The gastrointestinal (GI) tract extends from the mouth to the anus and is composed of several organs with distinct functions. Specialized independently controlled thickened sphincters that assist in gut compartmentalization separate the organs. The gut wall is organized into well-defined layers that contribute to functional activities in each region. The mucosa is a barrier to luminal contents or as a site for transfer of fluids or nutrients. Gut smooth muscle mediates propulsion from one region to the next. Many GI organs possess a serosal layer that provides a supportive foundation but that also permits external input.
Interactions with other organ systems serve the needs both of the gut and the body. Pancreaticobiliary conduits deliver bile and enzymes into the duodenum. A rich vascular supply is modulated by GI tract activity. Lymphatic channels assist in gut immune activities. Intrinsic gut wall nerves provide the basic controls for propulsion and fluid regulation. Extrinsic neural input provides volitional or involuntary control to degrees that are specific for each gut region.
The GI tract serves two main functions—assimilating nutrients and eliminating waste. The gut anatomy is organized to serve these functions. In the mouth, food is processed, mixed with salivary amylase, and delivered to the gut lumen. The esophagus propels the bolus into the stomach; the lower esophageal sphincter prevents oral reflux of gastric contents. The esophageal mucosa has a protective squamous histology, which does not permit significant diffusion or absorption. Propulsive esophageal activities are exclusively aboral and coordinate with relaxation of the upper and lower esophageal sphincters on swallowing.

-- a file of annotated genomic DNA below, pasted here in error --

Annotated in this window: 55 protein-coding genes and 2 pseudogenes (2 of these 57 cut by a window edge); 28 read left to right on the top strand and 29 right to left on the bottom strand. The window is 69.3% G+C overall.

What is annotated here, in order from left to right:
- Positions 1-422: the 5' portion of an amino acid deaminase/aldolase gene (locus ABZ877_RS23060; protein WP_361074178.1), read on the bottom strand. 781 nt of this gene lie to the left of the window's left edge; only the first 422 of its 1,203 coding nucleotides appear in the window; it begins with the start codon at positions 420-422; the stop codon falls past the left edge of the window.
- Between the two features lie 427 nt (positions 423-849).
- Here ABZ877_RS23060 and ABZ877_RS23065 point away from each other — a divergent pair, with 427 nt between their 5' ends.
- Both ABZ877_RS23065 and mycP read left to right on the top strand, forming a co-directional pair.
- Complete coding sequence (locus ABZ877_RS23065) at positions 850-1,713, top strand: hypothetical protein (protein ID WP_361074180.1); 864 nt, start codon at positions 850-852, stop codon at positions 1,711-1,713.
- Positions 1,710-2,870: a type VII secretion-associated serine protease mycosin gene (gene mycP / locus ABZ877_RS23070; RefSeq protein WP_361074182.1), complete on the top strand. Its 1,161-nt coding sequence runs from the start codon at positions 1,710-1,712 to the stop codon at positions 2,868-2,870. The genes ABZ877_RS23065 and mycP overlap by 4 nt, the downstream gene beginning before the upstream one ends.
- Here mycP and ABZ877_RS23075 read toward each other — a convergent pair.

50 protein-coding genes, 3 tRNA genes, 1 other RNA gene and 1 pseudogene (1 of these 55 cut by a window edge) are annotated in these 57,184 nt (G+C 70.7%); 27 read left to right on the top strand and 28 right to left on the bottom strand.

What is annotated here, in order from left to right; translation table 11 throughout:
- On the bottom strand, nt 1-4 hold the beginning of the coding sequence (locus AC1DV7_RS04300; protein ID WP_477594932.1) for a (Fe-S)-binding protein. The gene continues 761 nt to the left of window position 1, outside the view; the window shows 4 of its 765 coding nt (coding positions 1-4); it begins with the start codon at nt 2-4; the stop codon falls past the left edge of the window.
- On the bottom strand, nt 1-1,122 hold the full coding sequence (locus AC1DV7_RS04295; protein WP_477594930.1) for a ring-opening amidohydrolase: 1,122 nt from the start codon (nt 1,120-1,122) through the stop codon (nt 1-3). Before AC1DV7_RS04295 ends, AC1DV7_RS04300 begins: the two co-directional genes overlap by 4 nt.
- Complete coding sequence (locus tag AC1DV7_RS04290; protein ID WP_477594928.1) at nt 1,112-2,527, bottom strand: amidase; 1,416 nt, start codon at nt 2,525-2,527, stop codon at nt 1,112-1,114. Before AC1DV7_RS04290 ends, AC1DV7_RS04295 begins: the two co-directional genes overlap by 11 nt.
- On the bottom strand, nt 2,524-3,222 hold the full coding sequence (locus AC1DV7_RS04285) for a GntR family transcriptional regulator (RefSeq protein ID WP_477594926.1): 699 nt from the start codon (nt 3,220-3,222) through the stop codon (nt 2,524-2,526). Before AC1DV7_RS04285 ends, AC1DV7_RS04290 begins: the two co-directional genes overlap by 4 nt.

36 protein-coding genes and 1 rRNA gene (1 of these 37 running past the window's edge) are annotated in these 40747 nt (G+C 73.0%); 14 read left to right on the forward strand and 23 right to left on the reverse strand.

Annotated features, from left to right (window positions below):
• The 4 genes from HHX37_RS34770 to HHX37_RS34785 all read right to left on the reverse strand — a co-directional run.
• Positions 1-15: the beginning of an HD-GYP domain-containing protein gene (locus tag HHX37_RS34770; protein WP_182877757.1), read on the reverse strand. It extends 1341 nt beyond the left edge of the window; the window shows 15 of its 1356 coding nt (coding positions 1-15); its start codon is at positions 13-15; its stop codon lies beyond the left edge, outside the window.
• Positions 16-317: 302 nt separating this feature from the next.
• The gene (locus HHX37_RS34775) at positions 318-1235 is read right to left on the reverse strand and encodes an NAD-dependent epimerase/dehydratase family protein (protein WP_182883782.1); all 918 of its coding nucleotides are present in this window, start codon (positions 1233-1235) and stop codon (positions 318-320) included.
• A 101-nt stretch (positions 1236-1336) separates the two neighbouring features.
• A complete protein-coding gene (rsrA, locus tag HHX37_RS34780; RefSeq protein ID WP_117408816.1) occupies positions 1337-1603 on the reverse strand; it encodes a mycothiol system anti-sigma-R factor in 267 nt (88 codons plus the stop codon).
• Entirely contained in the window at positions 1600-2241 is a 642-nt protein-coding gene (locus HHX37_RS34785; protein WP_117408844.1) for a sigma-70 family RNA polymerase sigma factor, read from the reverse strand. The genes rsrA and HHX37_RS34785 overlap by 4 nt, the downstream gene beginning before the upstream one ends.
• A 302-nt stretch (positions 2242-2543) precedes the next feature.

The stomach furthers food preparation by triturating and mixing the bolus with pepsin and acid. Gastric acid also sterilizes the upper gut. The proximal stomach serves a storage function by relaxing to accommodate the meal. The distal stomach exhibits phasic contractions that propel solid food residue against the pylorus, where it is repeatedly propelled proximally for further mixing before it is emptied into the duodenum. Finally, the stomach secretes intrinsic factor for vitamin B12 absorption.